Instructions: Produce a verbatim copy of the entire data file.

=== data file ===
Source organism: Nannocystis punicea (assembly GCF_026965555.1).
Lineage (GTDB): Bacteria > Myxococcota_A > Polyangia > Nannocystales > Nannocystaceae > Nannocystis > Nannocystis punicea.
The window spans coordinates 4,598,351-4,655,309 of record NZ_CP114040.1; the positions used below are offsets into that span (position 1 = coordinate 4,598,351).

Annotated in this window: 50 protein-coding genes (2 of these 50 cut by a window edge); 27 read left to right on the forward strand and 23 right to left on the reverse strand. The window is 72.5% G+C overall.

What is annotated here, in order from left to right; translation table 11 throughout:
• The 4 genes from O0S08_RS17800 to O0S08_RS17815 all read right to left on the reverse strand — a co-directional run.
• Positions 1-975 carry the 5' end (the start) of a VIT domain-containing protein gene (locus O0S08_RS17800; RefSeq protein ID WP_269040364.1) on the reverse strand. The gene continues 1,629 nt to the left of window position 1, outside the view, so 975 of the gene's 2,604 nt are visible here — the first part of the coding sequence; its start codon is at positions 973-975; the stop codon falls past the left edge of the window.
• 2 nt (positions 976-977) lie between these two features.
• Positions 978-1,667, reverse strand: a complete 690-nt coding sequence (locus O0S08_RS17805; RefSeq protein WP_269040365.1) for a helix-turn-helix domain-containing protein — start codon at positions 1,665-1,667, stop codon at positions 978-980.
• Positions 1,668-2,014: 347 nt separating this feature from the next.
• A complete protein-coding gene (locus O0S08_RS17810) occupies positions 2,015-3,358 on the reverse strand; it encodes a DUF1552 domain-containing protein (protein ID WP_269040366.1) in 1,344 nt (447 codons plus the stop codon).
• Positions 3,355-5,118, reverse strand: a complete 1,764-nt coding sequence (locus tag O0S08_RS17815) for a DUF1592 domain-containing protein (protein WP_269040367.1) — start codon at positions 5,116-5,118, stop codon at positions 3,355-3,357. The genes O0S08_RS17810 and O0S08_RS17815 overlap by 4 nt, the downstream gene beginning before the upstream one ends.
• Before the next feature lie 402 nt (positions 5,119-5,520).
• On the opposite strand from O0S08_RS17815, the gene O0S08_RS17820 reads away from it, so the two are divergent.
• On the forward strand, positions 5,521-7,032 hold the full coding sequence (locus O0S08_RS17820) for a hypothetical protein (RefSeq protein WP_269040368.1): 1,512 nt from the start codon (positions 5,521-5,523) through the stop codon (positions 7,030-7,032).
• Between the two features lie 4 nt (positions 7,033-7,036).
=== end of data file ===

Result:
Source organism: Nannocystis punicea (assembly GCF_026965555.1).
Lineage (GTDB): Bacteria > Myxococcota_A > Polyangia > Nannocystales > Nannocystaceae > Nannocystis > Nannocystis punicea.
The window spans coordinates 4,598,351-4,655,309 of record NZ_CP114040.1; the positions used below are offsets into that span (position 1 = coordinate 4,598,351).

Annotated in this window: 50 protein-coding genes (2 of these 50 cut by a window edge); 27 read left to right on the forward strand and 23 right to left on the reverse strand. The window is 72.5% G+C overall.

What is annotated here, in order from left to right; translation table 11 throughout:
• The 4 genes from O0S08_RS17800 to O0S08_RS17815 all read right to left on the reverse strand — a co-directional run.
• Positions 1-975 carry the 5' end (the start) of a VIT domain-containing protein gene (locus O0S08_RS17800; RefSeq protein ID WP_269040364.1) on the reverse strand. The gene continues 1,629 nt to the left of window position 1, outside the view, so 975 of the gene's 2,604 nt are visible here — the first part of the coding sequence; its start codon is at positions 973-975; the stop codon falls past the left edge of the window.
• 2 nt (positions 976-977) lie between these two features.
• Positions 978-1,667, reverse strand: a complete 690-nt coding sequence (locus O0S08_RS17805; RefSeq protein WP_269040365.1) for a helix-turn-helix domain-containing protein — start codon at positions 1,665-1,667, stop codon at positions 978-980.
• Positions 1,668-2,014: 347 nt separating this feature from the next.
• A complete protein-coding gene (locus O0S08_RS17810) occupies positions 2,015-3,358 on the reverse strand; it encodes a DUF1552 domain-containing protein (protein ID WP_269040366.1) in 1,344 nt (447 codons plus the stop codon).
• Positions 3,355-5,118, reverse strand: a complete 1,764-nt coding sequence (locus tag O0S08_RS17815) for a DUF1592 domain-containing protein (protein WP_269040367.1) — start codon at positions 5,116-5,118, stop codon at positions 3,355-3,357. The genes O0S08_RS17810 and O0S08_RS17815 overlap by 4 nt, the downstream gene beginning before the upstream one ends.
• Before the next feature lie 402 nt (positions 5,119-5,520).
• On the opposite strand from O0S08_RS17815, the gene O0S08_RS17820 reads away from it, so the two are divergent.
• On the forward strand, positions 5,521-7,032 hold the full coding sequence (locus O0S08_RS17820) for a hypothetical protein (RefSeq protein WP_269040368.1): 1,512 nt from the start codon (positions 5,521-5,523) through the stop codon (positions 7,030-7,032).
• Between the two features lie 4 nt (positions 7,033-7,036).